Norah Jones is simply incredible, mixing jazz and pop with country roots music. The vibe is minimalist mellow with sparse arrangements and a basic accompaniment of keys, bass and guitar. She opens with What Am I To You is sultry and sensuous …downright sexy. But as Jones turned up the heat so did mother nature. It was blast furnace hot out with no relief in sight save for an errant cloud floating by that literally saved my life. Jones was a marvel mixing electronica of Chasing Pirates and songs from her new CD with well chosen covers by the Kinks (Strangers), Neil Young (Barstool Blues), and Tom Waits (Long Way Home). A Great performance.
Jimmy Cliff, bonafide reggae demigod and Rock & Roll Hall of Famer brought his message of Peace & Love to full bloom during his impressive show @ Bonnaroo’s What Stage (the big one).He put on a superb show. In Blessed Love, Cliff gave salutations to all the mothers and fathers acknowledging them as our template of love from which all other love relationships are built. Treat the Youths Right/Reggae Movement/Rub-A-Dub Partner is a funked up reggae opera that had several sections or movements. The message is an old one but is as salient today as it was 60 years ago – if we do not provide programs and good education for our youth and show them that they matter we will have to pay. As Cliff sings, ”We will be sitting on a bomb.” He does a superb reggaefied version of Cat Steven’s Wild World. My favorite, Rebel Rebel (Take it to The Next Level), is one of his most searing and emotional songs. A call to arms - loved it.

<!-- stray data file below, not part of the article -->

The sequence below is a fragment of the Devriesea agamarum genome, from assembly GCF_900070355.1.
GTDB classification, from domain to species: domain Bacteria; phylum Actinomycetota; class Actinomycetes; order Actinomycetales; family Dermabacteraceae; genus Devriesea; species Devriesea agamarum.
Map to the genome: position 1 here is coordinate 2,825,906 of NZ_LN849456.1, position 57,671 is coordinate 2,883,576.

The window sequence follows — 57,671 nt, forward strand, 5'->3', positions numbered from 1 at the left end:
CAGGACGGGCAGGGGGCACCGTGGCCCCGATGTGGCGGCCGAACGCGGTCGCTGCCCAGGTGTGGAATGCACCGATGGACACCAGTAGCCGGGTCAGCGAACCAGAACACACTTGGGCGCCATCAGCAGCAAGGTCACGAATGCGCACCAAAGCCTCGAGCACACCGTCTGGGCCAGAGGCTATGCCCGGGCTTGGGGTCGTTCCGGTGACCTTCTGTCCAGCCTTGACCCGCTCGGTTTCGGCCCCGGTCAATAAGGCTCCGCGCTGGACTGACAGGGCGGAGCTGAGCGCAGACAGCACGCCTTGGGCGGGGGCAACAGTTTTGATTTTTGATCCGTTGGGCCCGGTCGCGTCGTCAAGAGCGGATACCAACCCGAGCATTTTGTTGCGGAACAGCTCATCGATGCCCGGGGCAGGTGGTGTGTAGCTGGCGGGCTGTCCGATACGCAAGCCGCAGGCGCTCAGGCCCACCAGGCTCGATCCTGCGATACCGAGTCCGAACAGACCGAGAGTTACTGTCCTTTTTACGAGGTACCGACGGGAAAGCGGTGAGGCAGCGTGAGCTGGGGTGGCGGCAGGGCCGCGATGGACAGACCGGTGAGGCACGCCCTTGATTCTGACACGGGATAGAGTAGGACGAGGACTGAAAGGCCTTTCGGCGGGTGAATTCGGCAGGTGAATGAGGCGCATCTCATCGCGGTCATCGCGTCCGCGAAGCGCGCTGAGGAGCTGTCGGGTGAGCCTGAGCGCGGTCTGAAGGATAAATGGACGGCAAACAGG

I had great expectations for Dead Weather’s performance. I always liked the music of the Detroit homegrown artist, Jack White and he’s proved to be an enduring and iconic figure in rock & roll, producing Loretta Lynn, forming the Raconteurs and jamming with Jimmy Page. He plays drums in Dead Weather – as a drummer White makes a good lead guitarist…only because he treats it like a lead instrument - too many sloppy rolls and riffs that interrupt the hum and flow of the songs. It’s not to say he’s lousy on the skins but he is no Buddy Rich or Gene Krupa. For that matter he’s no Dino Danelli or John Bonham either. But he is daring. The band does not distinguish itself from the pack at all. Their hard edge blues based rock harkens back to the late sixties Michigan bands such as The Amboy Dukes, MC5, The Frost and Savage Grace . It’s just this side of punk. A Big Bonnaroo disappointment.